Office of Sustainability  >  Campus Sustainability  >  Landscaping  



Fresh water is a valuable resource, less than 1% of all the water on Earth is available for human consumption.  In the United States, approximately 400 billion gallons of water are used each day.  (USGS, 2005) An American uses 100 to 175 gallons of water per day on average.  For most of North America, over 50% of residential water is applied to landscape and lawns.  Most of the landscapes and lawns in Virginia, and all of them in Northern Virginia, contribute to the health and vitality of the Chesapeake Bay because we all share the same watershed.  So what you do on your lawn can affect the entire region.  To minimize your landscape and lawn's affect on the environment and to save money, use water wisely and conservatively when you water your plants or when you clean your car; plant native plants, which are adapted to the local climate and need less water and fertilizer to thrive; fertilize with less chemicals and with minimal applications to reduce runoff into streams; and consider having a rain barrel to collect rain water for irrigation.  You can learn to build your own rain barrel at workshops hosted by the Mason Sustainablity Institute.  Even the trees and shrubs you choose for your property can help you save money.  Well-placed trees to block wind or to shade your home can reduce your heating and cooling costs.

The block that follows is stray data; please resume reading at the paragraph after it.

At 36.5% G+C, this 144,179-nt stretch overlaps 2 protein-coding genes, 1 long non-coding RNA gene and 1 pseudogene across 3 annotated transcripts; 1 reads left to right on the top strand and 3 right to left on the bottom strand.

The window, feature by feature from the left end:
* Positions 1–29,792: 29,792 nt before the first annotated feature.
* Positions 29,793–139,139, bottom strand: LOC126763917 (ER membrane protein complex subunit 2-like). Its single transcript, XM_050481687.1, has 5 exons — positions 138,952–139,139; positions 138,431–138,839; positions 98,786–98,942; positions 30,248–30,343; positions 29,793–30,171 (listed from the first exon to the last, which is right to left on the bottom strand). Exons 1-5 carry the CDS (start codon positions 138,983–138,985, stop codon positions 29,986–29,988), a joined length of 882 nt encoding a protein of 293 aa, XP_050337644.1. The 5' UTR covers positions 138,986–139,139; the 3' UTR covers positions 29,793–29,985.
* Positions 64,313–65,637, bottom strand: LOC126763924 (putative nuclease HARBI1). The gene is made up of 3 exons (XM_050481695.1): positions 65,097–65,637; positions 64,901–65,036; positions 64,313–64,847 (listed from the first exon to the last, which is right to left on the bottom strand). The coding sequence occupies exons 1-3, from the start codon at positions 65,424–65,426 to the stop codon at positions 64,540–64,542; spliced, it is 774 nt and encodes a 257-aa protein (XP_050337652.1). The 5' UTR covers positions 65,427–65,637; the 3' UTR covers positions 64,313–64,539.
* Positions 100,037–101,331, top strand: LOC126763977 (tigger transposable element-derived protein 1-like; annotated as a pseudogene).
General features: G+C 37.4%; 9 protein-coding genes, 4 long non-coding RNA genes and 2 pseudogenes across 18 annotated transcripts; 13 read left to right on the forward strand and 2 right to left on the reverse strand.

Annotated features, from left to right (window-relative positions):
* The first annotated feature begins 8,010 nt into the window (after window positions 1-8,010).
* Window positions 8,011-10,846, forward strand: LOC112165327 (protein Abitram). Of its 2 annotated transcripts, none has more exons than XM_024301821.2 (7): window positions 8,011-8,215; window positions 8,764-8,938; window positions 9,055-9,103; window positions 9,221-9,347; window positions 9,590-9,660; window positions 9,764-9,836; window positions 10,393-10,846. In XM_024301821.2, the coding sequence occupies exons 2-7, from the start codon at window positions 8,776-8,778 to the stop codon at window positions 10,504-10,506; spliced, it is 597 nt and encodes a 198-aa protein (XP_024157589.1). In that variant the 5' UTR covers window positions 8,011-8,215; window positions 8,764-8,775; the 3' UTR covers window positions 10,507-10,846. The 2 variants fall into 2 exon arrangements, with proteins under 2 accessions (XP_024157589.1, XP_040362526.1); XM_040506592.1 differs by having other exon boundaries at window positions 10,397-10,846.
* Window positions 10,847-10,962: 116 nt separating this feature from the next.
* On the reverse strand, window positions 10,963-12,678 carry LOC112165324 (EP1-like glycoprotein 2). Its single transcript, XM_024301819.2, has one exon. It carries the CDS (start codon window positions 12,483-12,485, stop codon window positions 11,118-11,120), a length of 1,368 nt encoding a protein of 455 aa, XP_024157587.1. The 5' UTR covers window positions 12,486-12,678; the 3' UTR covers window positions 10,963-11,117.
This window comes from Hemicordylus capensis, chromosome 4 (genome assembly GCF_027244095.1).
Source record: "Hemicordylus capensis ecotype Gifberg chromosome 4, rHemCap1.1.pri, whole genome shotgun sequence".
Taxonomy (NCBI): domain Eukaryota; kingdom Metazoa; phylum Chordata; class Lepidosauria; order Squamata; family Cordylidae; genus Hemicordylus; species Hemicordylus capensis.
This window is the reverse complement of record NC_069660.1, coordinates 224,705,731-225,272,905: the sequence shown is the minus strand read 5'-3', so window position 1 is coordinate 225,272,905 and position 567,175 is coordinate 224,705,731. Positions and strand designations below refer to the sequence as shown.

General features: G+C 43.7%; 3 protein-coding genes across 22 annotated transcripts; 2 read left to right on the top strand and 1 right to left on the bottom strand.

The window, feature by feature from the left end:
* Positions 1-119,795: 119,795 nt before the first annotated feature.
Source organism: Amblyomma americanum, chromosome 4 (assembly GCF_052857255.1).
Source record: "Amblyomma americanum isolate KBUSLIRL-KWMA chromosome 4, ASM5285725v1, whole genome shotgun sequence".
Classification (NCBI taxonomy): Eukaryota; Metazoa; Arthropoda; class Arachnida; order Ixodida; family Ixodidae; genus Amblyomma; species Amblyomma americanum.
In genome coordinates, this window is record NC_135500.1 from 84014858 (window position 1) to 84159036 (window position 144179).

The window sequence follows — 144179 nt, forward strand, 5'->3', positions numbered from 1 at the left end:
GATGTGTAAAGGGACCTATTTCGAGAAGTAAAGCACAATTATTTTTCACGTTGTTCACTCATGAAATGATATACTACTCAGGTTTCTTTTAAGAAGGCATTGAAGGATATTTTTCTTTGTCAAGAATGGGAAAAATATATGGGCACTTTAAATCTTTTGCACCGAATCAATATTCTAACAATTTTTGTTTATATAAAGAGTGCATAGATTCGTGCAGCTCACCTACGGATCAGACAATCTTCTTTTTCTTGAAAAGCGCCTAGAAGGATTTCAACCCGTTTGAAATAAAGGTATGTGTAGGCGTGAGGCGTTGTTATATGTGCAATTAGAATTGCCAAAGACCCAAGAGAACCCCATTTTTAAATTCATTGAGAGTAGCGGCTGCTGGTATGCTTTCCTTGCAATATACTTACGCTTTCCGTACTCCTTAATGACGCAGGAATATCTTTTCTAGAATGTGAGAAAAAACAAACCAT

George Mason University has several sustainability initiatives on its grounds including creating bumblebee and butterfly havens that encourages wildlife and minimizes maintenance; using native plants in its landscaping and even has a native plant garden to  maintaining wildflower areas as buffers to forested areas; composting all of its grass clippings and leaves for mulch; having two certified National Wildlife Habitats; using an integrated pest management program that minimizes pesticides use; and cultivating several edible gardens on campus.  To learn more about some of these locations on Mason's campus, visit our sustainability map.